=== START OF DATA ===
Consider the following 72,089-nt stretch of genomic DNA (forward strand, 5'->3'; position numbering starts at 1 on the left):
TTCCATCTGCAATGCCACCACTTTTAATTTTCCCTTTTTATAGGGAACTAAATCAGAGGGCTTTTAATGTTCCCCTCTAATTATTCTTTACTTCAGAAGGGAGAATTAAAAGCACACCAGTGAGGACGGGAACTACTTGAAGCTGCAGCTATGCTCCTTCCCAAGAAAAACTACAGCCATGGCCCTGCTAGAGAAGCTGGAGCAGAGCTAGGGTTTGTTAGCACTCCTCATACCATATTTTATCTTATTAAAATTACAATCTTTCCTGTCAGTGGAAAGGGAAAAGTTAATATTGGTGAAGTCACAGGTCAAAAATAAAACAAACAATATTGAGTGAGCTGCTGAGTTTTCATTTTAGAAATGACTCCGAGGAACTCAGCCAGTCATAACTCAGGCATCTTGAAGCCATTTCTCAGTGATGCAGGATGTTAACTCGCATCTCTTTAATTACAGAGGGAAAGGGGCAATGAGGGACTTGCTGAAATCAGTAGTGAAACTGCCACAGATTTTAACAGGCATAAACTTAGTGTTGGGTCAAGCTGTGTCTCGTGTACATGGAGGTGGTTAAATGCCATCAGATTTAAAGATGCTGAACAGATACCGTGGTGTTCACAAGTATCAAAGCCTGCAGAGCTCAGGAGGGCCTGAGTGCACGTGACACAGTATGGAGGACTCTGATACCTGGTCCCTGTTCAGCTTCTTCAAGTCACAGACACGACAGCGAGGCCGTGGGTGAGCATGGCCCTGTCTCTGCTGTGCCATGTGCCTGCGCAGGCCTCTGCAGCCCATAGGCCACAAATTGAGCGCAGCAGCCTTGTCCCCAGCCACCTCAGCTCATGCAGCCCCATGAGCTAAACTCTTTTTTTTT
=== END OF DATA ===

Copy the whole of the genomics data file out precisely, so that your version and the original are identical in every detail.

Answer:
Consider the following 72,089-nt stretch of genomic DNA (forward strand, 5'->3'; position numbering starts at 1 on the left):
TTCCATCTGCAATGCCACCACTTTTAATTTTCCCTTTTTATAGGGAACTAAATCAGAGGGCTTTTAATGTTCCCCTCTAATTATTCTTTACTTCAGAAGGGAGAATTAAAAGCACACCAGTGAGGACGGGAACTACTTGAAGCTGCAGCTATGCTCCTTCCCAAGAAAAACTACAGCCATGGCCCTGCTAGAGAAGCTGGAGCAGAGCTAGGGTTTGTTAGCACTCCTCATACCATATTTTATCTTATTAAAATTACAATCTTTCCTGTCAGTGGAAAGGGAAAAGTTAATATTGGTGAAGTCACAGGTCAAAAATAAAACAAACAATATTGAGTGAGCTGCTGAGTTTTCATTTTAGAAATGACTCCGAGGAACTCAGCCAGTCATAACTCAGGCATCTTGAAGCCATTTCTCAGTGATGCAGGATGTTAACTCGCATCTCTTTAATTACAGAGGGAAAGGGGCAATGAGGGACTTGCTGAAATCAGTAGTGAAACTGCCACAGATTTTAACAGGCATAAACTTAGTGTTGGGTCAAGCTGTGTCTCGTGTACATGGAGGTGGTTAAATGCCATCAGATTTAAAGATGCTGAACAGATACCGTGGTGTTCACAAGTATCAAAGCCTGCAGAGCTCAGGAGGGCCTGAGTGCACGTGACACAGTATGGAGGACTCTGATACCTGGTCCCTGTTCAGCTTCTTCAAGTCACAGACACGACAGCGAGGCCGTGGGTGAGCATGGCCCTGTCTCTGCTGTGCCATGTGCCTGCGCAGGCCTCTGCAGCCCATAGGCCACAAATTGAGCGCAGCAGCCTTGTCCCCAGCCACCTCAGCTCATGCAGCCCCATGAGCTAAACTCTTTTTTTTT